Editorial: Kicking the Hormuz Nest

Nothing new under the desert sun in Iran. The Islamist leadership is starting out 2012 with its usual jagged chin forward:

• Iranian leaders, in the face of enhanced economic sanctions, have threatened to illegally block the Strait of Hormuz (through which one-sixth of the world’s oil flows) and have suggested American vessels aren’t welcome in the Persian Gulf.

• Uranium enrichment continues for Iran’s so-called “peaceful” nuclear program, which despite the nation’s true intentions (of which we can be reasonably assured), is violative of the conditions imposed by the International Atomic Energy Agency (IAEA) and by most Western nations.

• On the heels of a successful United States Navy action to rescue Iranian fishermen from Somali pirates, the Iranian Fars news agency, close to the Revolutionary Guard forces, suggested the Americans were just dramatizing a routine event (though the official government release at least “welcomed” the U.S. intervention).

• Iran just imposed the death penalty on a former U.S. serviceman of Iranian descent accused of spying for the Central Intelligence Agency while in Iran.

The world is not amused by the building intransigence of Iran, but the question is, what is the world going to do about it? And in the absence of the world’s action, what will Israel do about it?

It’s one thing for Iran to saber-rattle toward America and Israel, it’s quite another for it to continue its quest for nuclear weaponry (something other Middle Eastern Arab nations are not altogether pleased about) and to threaten to block oil transports. So the world is starting to push harder.

The current American sanctions cut off those who do business with Iran’s Central Bank from U.S. financial markets. The European Union is expected to come on board soon. But China, India and Japan accounted for over 50 percent of Iranian oil purchase last year, and it’s by no means clear that those countries will be willing to do anything, despite lobbying by the U.S. In fact, after seeing a drop in demand for Iranian oil, China is said to be using its leverage (as buyer of 20 percent of Iranian oil exports) to push for discounts.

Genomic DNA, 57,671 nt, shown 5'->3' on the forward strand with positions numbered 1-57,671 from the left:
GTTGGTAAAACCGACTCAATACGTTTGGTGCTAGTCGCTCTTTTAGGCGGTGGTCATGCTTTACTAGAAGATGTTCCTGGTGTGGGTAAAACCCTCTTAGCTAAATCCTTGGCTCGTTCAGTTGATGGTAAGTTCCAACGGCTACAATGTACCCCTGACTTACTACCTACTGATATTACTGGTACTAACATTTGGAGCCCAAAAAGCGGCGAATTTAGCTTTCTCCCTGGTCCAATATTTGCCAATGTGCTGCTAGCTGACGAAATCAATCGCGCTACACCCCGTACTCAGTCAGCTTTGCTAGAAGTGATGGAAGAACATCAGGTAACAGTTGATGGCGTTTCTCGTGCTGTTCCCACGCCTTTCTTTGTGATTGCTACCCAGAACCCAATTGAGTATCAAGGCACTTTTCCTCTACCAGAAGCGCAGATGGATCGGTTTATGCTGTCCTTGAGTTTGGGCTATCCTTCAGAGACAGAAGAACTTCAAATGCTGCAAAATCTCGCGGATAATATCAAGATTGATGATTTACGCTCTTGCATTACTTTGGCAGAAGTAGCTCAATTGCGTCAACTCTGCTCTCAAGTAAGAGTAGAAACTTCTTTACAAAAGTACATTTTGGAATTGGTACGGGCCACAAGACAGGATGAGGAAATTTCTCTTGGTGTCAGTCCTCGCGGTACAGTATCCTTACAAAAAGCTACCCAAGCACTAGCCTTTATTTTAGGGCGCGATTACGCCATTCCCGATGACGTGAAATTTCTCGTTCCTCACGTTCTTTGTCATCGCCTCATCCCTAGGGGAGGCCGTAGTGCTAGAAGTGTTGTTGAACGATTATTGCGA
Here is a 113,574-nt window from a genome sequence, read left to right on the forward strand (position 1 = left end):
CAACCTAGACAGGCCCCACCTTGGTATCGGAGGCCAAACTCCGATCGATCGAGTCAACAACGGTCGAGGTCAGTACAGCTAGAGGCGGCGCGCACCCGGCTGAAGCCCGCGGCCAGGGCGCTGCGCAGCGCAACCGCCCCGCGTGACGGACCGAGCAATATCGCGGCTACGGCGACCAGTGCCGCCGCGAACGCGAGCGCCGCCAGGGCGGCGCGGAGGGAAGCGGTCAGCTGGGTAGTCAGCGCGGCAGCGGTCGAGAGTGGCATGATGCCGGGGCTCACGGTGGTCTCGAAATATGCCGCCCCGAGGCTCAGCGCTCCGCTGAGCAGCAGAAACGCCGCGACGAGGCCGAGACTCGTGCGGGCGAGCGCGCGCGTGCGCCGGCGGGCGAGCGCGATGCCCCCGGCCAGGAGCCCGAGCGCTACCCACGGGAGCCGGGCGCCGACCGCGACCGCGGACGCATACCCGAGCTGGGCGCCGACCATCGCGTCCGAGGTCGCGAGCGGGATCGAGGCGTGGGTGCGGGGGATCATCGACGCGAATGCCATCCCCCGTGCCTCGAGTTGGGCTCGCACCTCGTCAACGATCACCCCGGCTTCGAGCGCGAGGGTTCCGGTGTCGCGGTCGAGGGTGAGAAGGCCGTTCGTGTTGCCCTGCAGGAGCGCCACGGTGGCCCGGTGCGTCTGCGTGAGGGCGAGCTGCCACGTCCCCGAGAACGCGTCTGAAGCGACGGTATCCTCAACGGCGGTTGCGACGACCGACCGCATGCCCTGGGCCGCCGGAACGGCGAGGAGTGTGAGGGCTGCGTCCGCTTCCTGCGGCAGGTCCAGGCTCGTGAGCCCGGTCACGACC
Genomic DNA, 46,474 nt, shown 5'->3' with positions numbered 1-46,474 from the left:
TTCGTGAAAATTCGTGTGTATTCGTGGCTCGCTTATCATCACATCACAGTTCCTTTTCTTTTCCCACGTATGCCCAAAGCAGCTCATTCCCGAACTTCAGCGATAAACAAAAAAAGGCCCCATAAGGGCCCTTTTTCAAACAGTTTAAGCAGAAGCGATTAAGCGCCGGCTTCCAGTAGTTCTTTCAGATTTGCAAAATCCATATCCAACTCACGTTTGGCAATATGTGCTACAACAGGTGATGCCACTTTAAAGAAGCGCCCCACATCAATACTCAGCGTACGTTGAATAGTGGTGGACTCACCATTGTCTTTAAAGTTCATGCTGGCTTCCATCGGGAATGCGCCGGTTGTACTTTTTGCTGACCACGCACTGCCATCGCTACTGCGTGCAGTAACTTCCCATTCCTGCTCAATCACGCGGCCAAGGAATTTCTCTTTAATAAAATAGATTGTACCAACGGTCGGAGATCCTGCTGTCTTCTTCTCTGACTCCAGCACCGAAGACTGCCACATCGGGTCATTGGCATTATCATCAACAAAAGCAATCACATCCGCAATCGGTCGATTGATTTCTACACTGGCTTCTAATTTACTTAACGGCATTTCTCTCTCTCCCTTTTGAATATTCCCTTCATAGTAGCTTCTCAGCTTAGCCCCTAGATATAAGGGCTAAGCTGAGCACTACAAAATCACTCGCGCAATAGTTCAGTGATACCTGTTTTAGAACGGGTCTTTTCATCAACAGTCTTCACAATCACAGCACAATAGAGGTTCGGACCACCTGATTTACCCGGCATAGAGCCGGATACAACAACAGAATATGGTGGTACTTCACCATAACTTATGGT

That may well be how Iran keeps the oil money flowing in the short run, but it’s not going to prevent the U.S. and others from fighting back if oil shipping from other nations such as Saudi Arabia (which has indicated it will increase production and distribution) is blocked. Let’s say that Iran does what it has threatened to do in retaliation, cutting access to the Strait and the Gulf. What then?

Well, first, the world, through the International Energy Agency, not to be confused with the IAEA, could decide to open world oil reserves while some nations – presumably with the U.S. Navy at the forefront – fight to preserve open sea lanes for world oil commerce.

This really is not a smart path for Iran at all. Closing shipping lanes would be a true international violation, which would make it far more difficult for powers such as China, Russia, Japan and India to remain on the sidelines. Second, it would give U.S. forces a justification to ramp up their assertiveness, presumably with Europe’s blessing.

And just as critically, Iranian belligerence would pit Iran’s muscle against American and world naval forces at just the wrong time in the development of its nuclear program, which would have at least two consequences. First, it would push world opinion against Iran as a constructive trading partner nation. But it would also give both the U.S. and Israel some political and diplomatic cover to conduct military strikes against key installations within Iran.

Moreover, depending on how the death penalty case plays out – if Amir Mirzaei Hekmati, the accused American, is not truly a spy, but merely a pawn in Iran’s antagonism toward the West – then American sentiment may push political support for an Iran offensive even further into overdrive.

There’s another consideration here, too. Many of the Arab nations, while some won’t say it, aren’t all that enamored of Iran’s aspirations for regional dominance. The threat of nuclear capability in the hands of Iran’s bellicose president and reigning ayatollahs does not sit well with moderate Arab states. So any support Iran would desire in its own backyard will be found wanting.

It’s been assumed to date that the Israel attack scenario was an either-or proposition – i.e., if the world doesn’t proceed against Iran, the Israelis will. But if all the stars begin to align against Iran – on oil, the Persian Gulf, nukes, an American held unlawfully, then the walls that might have prevented unilateral Israeli action to date could begin to crumble. Israel could become simply another nation engaged to beat back the hateful and potentially violent regime of the ayatollahs.